Weekend Trip from Hong Kong Part I: Kuala Lumpur

July 1 in Hong Kong is Special Administrative Region Establishment Day. Celebrated since 1997, the day recognizes the transfer of sovereignty of Hong Kong from the UK to China and the establishment of the Hong Kong SAR. We took advantage of the opportunity for a long weekend, booked the following Thursday and Friday off, and decided we needed to get away. That’s a big part of the reason we’re here, after all! We hadn’t seen Braden’s brother, Daren, since we moved here and made plans to head over to Malaysia to see him. Yay, an adventure!

Do you know where Malaysia is? My geography knowledge of Asia is fuzzy (but getting better!); if you’re like me and want to know more, you can get your bearings by looking at a map of Malaysia here. It’s a 3.5hour flight for us from Hong Kong, so we got up early Wednesday morning and landed in Kuala Lumpur by noon. We grabbed cash from an ATM (Malaysian Ringgit), which is approximately 3 RM : 1 CAD or 1 RM to 2 HKD. This is where it starts to get confusing for me. Generally when I travel I convert to CAD, but now that we live in Hong Kong and earn Hong Kong dollars I feel like we should be thinking it HKD. I know that in Hong Kong I divide a price by 6 to get an approximate price in CAD, so in Malaysia I divide by 3 to do about the same. Sometime I also divided by two to think in HKD. If nothing else the next few years will strengthen my mental math skills! Anyways, we took the train from the airport in to the city (not super cheap – about the same as a cab – but reliable and not affected by traffic) then transferred to the LTR system and met Daren at his office (aka the Petronas Towers – how cool is it that he works in the iconic building?) We dropped our bags off at his place and then went out to explore while he finished work.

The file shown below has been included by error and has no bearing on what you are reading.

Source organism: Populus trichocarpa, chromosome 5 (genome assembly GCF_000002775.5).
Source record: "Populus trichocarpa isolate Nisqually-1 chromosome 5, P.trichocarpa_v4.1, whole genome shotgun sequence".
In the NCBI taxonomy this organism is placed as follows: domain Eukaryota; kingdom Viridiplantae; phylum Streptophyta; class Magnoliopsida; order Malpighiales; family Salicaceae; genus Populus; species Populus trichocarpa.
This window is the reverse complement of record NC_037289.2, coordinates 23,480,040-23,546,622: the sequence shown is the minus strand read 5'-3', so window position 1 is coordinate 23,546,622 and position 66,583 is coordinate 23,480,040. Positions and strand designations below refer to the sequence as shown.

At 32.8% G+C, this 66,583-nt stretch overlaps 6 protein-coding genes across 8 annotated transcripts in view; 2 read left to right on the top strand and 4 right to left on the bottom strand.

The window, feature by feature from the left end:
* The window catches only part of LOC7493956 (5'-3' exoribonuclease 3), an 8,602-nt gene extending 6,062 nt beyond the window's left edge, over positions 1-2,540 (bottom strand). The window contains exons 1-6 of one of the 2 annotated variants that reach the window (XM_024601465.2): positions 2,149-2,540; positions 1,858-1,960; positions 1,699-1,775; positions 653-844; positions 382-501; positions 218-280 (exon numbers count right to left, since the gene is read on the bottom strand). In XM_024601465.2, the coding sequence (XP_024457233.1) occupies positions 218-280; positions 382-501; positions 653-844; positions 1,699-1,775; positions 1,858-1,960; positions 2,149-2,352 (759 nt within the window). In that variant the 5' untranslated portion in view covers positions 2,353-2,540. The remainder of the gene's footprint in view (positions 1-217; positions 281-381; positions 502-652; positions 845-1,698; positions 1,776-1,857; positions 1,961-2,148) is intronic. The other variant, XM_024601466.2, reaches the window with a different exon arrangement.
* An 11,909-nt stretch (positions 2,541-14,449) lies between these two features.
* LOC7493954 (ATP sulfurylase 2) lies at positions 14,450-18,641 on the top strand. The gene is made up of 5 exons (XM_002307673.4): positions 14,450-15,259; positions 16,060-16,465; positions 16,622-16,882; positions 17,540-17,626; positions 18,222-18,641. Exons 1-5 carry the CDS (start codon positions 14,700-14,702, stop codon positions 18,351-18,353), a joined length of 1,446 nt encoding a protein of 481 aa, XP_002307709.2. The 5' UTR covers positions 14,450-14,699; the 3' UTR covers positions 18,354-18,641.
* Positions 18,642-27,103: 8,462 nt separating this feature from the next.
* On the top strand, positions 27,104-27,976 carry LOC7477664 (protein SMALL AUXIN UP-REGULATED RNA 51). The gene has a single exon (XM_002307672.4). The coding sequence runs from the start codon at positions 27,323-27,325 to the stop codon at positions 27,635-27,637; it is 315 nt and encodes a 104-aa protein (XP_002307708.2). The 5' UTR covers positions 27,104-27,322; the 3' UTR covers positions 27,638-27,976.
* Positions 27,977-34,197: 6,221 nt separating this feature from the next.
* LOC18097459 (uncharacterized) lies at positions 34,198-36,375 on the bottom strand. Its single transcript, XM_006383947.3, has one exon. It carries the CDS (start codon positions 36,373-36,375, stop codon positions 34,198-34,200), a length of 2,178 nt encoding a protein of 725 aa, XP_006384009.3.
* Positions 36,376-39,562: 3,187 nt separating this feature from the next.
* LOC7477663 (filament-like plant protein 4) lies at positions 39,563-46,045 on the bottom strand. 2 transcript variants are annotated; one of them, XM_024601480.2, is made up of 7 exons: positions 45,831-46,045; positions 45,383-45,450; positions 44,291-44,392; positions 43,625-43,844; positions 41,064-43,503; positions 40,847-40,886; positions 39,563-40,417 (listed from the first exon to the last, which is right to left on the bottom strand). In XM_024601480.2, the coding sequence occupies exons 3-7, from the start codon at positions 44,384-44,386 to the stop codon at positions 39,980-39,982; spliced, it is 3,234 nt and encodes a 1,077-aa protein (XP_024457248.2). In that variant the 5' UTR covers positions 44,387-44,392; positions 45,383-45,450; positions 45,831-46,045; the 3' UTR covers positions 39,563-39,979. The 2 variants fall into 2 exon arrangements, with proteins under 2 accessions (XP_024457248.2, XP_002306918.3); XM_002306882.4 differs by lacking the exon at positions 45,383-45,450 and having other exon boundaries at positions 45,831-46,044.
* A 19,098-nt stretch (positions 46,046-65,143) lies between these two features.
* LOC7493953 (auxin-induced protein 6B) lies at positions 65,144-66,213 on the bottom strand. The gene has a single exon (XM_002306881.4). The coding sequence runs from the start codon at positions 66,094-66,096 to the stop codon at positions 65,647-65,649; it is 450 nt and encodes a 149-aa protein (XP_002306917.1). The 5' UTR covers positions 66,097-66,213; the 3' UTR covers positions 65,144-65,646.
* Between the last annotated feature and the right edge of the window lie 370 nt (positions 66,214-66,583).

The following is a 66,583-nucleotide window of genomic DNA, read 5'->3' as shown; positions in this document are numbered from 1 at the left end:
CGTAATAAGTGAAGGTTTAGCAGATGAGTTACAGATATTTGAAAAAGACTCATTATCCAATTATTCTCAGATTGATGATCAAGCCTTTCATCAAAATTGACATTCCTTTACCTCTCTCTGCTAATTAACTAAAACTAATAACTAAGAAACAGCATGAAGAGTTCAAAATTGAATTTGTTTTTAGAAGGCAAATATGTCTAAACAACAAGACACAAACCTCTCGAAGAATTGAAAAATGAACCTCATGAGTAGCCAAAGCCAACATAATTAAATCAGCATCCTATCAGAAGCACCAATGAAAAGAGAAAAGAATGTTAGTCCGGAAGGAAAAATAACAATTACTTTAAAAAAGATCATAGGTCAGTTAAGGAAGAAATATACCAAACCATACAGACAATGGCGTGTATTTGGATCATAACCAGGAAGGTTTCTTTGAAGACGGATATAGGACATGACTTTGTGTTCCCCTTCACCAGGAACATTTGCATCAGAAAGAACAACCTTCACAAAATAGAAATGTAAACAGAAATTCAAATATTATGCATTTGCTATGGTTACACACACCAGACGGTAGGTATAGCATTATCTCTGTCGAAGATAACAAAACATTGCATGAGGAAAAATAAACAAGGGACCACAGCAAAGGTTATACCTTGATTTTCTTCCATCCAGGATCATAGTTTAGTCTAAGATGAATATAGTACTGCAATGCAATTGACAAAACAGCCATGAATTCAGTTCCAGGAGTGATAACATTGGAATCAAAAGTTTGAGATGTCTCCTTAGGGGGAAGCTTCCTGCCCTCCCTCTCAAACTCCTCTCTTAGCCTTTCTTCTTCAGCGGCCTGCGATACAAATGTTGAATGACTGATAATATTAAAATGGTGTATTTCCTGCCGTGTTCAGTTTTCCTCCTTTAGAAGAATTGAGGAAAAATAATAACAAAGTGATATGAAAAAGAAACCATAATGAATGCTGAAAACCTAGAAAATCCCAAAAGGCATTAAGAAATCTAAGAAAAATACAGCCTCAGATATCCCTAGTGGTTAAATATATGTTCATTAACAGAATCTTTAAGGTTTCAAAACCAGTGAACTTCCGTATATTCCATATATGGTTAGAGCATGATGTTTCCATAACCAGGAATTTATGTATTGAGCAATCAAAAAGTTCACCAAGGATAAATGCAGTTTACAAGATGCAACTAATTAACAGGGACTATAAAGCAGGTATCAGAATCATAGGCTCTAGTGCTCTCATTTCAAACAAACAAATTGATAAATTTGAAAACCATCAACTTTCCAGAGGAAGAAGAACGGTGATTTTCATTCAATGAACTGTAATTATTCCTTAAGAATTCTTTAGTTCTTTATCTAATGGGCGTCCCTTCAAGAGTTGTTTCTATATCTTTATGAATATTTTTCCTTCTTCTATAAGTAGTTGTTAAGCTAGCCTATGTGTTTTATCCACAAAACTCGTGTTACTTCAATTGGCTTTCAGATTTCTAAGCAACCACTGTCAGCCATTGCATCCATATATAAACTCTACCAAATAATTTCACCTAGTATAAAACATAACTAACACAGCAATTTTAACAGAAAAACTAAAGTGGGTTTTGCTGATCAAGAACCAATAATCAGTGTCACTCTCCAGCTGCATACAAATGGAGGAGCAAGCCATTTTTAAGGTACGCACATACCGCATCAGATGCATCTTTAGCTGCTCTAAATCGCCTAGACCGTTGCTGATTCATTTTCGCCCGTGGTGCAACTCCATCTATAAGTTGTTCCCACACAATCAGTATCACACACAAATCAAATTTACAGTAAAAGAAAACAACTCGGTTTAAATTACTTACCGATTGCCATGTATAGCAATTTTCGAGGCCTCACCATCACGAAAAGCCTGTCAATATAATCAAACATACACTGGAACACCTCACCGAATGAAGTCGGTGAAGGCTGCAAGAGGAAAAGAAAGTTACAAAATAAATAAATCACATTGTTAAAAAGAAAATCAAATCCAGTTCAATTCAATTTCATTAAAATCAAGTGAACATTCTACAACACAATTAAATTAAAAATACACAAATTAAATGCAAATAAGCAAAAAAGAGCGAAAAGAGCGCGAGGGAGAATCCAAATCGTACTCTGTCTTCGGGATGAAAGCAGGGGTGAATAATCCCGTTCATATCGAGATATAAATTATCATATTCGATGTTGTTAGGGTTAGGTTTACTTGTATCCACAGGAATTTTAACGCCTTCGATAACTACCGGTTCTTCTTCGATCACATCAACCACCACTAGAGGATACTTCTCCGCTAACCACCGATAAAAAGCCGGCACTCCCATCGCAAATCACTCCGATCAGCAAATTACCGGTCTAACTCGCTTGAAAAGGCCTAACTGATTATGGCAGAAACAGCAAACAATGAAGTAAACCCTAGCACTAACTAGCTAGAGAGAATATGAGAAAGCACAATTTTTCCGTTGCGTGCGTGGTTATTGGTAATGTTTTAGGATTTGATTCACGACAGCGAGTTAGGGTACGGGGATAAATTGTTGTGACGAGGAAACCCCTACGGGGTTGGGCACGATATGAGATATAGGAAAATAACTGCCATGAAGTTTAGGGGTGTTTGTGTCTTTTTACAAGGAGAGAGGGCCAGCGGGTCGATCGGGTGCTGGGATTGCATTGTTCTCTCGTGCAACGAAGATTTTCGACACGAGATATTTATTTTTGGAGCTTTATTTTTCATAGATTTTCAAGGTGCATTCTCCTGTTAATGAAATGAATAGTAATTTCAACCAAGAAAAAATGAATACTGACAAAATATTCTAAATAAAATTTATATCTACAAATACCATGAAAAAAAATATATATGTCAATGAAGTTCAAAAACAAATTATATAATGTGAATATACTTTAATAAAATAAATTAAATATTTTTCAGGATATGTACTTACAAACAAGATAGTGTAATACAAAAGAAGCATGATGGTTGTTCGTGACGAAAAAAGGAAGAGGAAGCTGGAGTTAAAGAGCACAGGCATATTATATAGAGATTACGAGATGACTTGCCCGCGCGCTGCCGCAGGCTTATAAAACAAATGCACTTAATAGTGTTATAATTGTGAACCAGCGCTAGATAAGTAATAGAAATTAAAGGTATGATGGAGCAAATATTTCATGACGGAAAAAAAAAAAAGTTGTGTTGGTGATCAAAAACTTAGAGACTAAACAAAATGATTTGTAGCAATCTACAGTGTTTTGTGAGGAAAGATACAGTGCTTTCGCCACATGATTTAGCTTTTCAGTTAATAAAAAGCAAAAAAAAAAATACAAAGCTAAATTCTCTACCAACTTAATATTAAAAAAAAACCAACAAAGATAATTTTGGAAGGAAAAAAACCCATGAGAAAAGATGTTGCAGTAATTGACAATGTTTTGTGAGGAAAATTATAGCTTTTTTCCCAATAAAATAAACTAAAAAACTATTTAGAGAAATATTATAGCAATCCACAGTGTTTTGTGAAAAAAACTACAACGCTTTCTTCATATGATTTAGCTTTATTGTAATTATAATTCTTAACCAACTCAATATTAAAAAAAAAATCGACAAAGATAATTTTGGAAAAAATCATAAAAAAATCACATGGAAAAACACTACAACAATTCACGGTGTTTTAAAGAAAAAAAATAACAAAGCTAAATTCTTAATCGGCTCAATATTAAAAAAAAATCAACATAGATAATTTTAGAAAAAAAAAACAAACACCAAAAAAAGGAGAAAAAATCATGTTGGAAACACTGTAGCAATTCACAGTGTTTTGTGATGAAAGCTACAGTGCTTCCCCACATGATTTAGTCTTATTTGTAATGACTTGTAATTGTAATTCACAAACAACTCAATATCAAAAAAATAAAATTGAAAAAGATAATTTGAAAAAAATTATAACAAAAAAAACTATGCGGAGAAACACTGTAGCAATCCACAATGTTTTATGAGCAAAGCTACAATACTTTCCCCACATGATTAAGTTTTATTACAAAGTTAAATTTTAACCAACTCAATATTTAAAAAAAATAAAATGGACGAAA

Ringgits (or Ringies, as we call them).
Ringgits (or Ringies, as we call them).
Purchasing tokens at the station.
Purchasing tokens at the station.
Our tokens for the train. You pre-pay for your exact destination. To get through the turnstile you put your token in and it spits it back. At your final destination you put your token in again to get out, and the turnstile keeps it.